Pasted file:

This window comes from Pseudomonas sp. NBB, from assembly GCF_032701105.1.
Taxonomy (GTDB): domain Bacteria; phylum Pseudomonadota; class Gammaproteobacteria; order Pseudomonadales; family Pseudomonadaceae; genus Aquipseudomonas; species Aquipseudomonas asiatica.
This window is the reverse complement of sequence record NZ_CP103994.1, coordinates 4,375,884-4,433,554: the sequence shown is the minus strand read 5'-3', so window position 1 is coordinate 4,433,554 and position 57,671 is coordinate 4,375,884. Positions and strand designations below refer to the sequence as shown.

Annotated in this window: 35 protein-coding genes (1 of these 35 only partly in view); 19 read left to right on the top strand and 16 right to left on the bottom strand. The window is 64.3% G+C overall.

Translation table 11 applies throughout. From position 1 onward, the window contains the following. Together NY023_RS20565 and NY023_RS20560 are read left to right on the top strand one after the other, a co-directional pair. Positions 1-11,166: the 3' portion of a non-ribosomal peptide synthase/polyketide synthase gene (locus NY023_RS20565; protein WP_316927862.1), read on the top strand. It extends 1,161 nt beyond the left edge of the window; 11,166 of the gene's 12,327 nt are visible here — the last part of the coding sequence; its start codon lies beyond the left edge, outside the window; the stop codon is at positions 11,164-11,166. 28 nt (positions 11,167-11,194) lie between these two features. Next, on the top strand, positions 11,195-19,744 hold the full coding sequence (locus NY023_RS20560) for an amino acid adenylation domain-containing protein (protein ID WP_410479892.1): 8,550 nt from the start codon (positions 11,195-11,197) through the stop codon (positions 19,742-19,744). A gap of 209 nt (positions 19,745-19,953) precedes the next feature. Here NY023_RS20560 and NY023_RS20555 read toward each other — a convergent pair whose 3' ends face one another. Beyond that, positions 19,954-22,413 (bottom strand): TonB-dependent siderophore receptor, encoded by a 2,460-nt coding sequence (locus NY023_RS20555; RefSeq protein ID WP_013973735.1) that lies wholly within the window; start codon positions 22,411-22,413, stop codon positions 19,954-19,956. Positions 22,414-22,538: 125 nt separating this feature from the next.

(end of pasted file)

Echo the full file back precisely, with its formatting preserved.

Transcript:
This window comes from Pseudomonas sp. NBB, from assembly GCF_032701105.1.
Taxonomy (GTDB): domain Bacteria; phylum Pseudomonadota; class Gammaproteobacteria; order Pseudomonadales; family Pseudomonadaceae; genus Aquipseudomonas; species Aquipseudomonas asiatica.
This window is the reverse complement of sequence record NZ_CP103994.1, coordinates 4,375,884-4,433,554: the sequence shown is the minus strand read 5'-3', so window position 1 is coordinate 4,433,554 and position 57,671 is coordinate 4,375,884. Positions and strand designations below refer to the sequence as shown.

Annotated in this window: 35 protein-coding genes (1 of these 35 only partly in view); 19 read left to right on the top strand and 16 right to left on the bottom strand. The window is 64.3% G+C overall.

Translation table 11 applies throughout. From position 1 onward, the window contains the following. Together NY023_RS20565 and NY023_RS20560 are read left to right on the top strand one after the other, a co-directional pair. Positions 1-11,166: the 3' portion of a non-ribosomal peptide synthase/polyketide synthase gene (locus NY023_RS20565; protein WP_316927862.1), read on the top strand. It extends 1,161 nt beyond the left edge of the window; 11,166 of the gene's 12,327 nt are visible here — the last part of the coding sequence; its start codon lies beyond the left edge, outside the window; the stop codon is at positions 11,164-11,166. 28 nt (positions 11,167-11,194) lie between these two features. Next, on the top strand, positions 11,195-19,744 hold the full coding sequence (locus NY023_RS20560) for an amino acid adenylation domain-containing protein (protein ID WP_410479892.1): 8,550 nt from the start codon (positions 11,195-11,197) through the stop codon (positions 19,742-19,744). A gap of 209 nt (positions 19,745-19,953) precedes the next feature. Here NY023_RS20560 and NY023_RS20555 read toward each other — a convergent pair whose 3' ends face one another. Beyond that, positions 19,954-22,413 (bottom strand): TonB-dependent siderophore receptor, encoded by a 2,460-nt coding sequence (locus NY023_RS20555; RefSeq protein ID WP_013973735.1) that lies wholly within the window; start codon positions 22,411-22,413, stop codon positions 19,954-19,956. Positions 22,414-22,538: 125 nt separating this feature from the next.